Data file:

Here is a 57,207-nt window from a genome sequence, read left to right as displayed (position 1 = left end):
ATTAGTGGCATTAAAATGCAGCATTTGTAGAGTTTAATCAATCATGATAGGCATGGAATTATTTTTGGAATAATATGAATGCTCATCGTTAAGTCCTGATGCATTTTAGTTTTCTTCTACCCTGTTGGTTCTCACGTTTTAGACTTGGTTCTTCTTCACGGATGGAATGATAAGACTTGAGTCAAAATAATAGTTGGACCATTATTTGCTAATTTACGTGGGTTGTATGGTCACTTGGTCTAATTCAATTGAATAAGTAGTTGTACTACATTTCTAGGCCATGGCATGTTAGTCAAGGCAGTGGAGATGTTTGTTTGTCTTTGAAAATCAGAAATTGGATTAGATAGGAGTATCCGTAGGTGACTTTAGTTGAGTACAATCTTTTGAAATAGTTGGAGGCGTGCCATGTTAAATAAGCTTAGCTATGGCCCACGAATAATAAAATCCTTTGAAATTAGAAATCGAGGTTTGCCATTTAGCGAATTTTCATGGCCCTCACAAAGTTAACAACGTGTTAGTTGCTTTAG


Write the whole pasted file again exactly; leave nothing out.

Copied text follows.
Here is a 57,207-nt window from a genome sequence, read left to right as displayed (position 1 = left end):
ATTAGTGGCATTAAAATGCAGCATTTGTAGAGTTTAATCAATCATGATAGGCATGGAATTATTTTTGGAATAATATGAATGCTCATCGTTAAGTCCTGATGCATTTTAGTTTTCTTCTACCCTGTTGGTTCTCACGTTTTAGACTTGGTTCTTCTTCACGGATGGAATGATAAGACTTGAGTCAAAATAATAGTTGGACCATTATTTGCTAATTTACGTGGGTTGTATGGTCACTTGGTCTAATTCAATTGAATAAGTAGTTGTACTACATTTCTAGGCCATGGCATGTTAGTCAAGGCAGTGGAGATGTTTGTTTGTCTTTGAAAATCAGAAATTGGATTAGATAGGAGTATCCGTAGGTGACTTTAGTTGAGTACAATCTTTTGAAATAGTTGGAGGCGTGCCATGTTAAATAAGCTTAGCTATGGCCCACGAATAATAAAATCCTTTGAAATTAGAAATCGAGGTTTGCCATTTAGCGAATTTTCATGGCCCTCACAAAGTTAACAACGTGTTAGTTGCTTTAG